Scottish Water annual report

Scottish Water has published its annual report. Lots of positive outcomes from the public service water and waste water organisation. The highlights include:

  • Customer satisfaction at record levels, with the public corporation out–performing its Customer Satisfaction Delivery Plan target by 5 per cent, its best ever score.
  • Highest ever drinking water quality, with 99.88% of samples complying with strict quality standards.
  • High investment across Scotland, with £487 million of investment in water infrastructure projects delivering benefits for customers while supporting thousands of construction jobs.
  • The lowest average combined household charges in Great Britain – £54 per annum lower than the average bill in England and Wales.
  • A huge reduction in water leaking from pipes – reaching the Economic Level of Leakage a year ahead of target.

Douglas Millican, Chief Executive of Scottish Water said:

“Scottish Water has continued to go from strength to strength in the last year as we deliver the best value water and waste water services in Great Britain. Drinking water quality is at its highest ever level, customer service has improved further, and we are delivering efficient investment in Scotland’s water and waste water infrastructure – supporting thousands of construction jobs across Scotland in the process.”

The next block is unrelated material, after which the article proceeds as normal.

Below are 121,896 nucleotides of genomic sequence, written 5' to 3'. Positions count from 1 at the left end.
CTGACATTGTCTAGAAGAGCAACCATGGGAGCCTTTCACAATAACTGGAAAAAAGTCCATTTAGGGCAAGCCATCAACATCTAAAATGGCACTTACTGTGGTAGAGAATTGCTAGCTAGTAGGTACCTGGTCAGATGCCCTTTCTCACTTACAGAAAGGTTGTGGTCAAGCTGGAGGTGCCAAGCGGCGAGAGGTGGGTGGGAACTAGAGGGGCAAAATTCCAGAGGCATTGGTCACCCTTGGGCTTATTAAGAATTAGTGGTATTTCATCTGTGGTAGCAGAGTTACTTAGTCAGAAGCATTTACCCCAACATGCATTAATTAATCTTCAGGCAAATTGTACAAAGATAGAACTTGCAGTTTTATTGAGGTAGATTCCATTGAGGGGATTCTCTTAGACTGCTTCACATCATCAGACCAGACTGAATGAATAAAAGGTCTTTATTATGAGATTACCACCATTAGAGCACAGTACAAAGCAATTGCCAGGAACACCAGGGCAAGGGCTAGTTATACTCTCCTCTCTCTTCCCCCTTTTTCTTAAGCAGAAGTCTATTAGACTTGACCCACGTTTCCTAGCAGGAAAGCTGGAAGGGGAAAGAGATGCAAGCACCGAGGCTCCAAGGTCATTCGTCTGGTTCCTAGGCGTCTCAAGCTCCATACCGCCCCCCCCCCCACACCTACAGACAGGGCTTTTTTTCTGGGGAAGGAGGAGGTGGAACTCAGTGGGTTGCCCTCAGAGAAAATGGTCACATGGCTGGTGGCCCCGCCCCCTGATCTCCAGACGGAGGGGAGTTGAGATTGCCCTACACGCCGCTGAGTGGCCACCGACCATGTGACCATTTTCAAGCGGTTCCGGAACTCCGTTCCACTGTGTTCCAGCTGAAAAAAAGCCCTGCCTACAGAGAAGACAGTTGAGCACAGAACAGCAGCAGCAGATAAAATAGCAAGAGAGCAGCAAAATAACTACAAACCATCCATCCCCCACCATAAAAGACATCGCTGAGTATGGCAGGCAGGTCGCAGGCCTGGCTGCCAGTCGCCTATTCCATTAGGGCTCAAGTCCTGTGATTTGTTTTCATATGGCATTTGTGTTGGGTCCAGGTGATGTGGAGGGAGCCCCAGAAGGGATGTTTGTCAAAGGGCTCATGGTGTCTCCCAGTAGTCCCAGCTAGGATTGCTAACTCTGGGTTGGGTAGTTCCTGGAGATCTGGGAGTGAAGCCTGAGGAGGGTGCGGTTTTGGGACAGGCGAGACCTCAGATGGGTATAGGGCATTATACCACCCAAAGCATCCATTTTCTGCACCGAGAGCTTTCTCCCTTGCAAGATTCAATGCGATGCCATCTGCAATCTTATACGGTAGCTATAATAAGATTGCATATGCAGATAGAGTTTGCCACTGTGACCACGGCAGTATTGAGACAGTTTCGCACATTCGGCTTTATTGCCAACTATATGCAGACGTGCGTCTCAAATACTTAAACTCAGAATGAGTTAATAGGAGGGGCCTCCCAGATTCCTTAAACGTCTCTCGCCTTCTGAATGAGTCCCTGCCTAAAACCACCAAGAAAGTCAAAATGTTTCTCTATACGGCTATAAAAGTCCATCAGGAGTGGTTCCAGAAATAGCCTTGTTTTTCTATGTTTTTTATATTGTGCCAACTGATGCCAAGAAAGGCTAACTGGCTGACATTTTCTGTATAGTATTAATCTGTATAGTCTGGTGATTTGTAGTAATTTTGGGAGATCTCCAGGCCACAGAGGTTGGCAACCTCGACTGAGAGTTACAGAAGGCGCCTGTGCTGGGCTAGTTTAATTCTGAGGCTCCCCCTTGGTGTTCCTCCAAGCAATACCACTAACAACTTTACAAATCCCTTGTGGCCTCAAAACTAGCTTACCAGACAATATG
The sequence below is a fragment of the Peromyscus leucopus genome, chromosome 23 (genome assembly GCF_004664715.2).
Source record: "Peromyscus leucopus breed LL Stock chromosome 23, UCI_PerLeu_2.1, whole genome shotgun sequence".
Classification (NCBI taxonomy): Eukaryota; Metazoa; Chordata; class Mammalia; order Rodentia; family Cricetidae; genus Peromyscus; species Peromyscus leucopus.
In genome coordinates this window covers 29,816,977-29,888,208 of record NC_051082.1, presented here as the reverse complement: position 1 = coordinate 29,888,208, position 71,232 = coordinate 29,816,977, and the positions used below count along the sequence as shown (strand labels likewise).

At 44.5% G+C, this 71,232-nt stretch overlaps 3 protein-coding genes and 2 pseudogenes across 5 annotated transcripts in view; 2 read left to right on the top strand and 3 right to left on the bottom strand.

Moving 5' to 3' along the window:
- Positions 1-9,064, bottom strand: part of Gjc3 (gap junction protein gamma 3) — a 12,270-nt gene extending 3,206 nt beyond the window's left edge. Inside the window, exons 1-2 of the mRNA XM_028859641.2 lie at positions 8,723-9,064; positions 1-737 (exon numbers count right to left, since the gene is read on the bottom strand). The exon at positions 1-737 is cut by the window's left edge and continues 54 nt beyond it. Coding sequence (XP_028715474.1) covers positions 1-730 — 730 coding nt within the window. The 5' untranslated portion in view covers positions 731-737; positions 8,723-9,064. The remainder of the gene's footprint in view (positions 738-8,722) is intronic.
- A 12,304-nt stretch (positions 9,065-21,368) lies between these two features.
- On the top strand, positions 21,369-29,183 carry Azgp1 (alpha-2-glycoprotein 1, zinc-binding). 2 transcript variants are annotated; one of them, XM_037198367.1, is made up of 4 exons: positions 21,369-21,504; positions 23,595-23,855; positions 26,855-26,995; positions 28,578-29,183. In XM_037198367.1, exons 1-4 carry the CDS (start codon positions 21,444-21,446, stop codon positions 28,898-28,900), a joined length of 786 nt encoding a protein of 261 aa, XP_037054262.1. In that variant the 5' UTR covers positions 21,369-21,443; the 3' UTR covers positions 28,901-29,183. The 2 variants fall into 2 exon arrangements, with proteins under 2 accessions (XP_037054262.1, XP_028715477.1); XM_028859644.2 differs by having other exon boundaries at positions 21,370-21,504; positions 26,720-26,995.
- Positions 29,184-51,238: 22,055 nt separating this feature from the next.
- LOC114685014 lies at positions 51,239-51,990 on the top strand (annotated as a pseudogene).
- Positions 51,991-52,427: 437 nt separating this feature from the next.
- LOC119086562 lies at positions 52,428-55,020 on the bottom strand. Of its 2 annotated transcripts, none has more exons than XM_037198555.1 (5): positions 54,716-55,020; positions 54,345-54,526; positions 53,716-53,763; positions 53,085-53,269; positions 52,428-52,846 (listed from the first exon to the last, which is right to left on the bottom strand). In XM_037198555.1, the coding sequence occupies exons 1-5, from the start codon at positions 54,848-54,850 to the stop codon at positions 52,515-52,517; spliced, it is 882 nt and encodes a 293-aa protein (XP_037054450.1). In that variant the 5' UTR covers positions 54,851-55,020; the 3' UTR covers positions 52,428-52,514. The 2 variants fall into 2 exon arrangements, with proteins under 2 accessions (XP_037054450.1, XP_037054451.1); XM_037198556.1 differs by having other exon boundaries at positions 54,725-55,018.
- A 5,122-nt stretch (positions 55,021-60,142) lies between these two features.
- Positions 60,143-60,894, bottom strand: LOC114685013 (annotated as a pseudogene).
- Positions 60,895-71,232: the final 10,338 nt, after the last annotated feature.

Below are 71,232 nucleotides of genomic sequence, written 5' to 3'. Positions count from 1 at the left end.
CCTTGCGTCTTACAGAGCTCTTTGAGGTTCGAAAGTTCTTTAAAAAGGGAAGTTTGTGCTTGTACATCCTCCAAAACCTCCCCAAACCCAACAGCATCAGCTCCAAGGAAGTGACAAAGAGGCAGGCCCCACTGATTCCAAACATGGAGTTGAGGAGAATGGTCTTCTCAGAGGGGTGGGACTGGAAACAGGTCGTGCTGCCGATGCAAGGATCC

In the year, consolidated net debt increased by £39.6 million to £2,912.2 million (2012: £2,872.6 million). The increase was driven by additional borrowing from the Scottish Government of £100.0 million, partially offset by a £60.4 million increase in cash balances to £415.6 million. Cash balances at this level highlights the need to look at different financial structures for Scottish Water, instead of the pseudo private sector model. PFI charges at £150m remain a huge burden on the industry.

Given the success of this public service it is disappointing, but not surprising, that you would be hard pressed to see that from this report. Commercial jargon continues to mask public service values.

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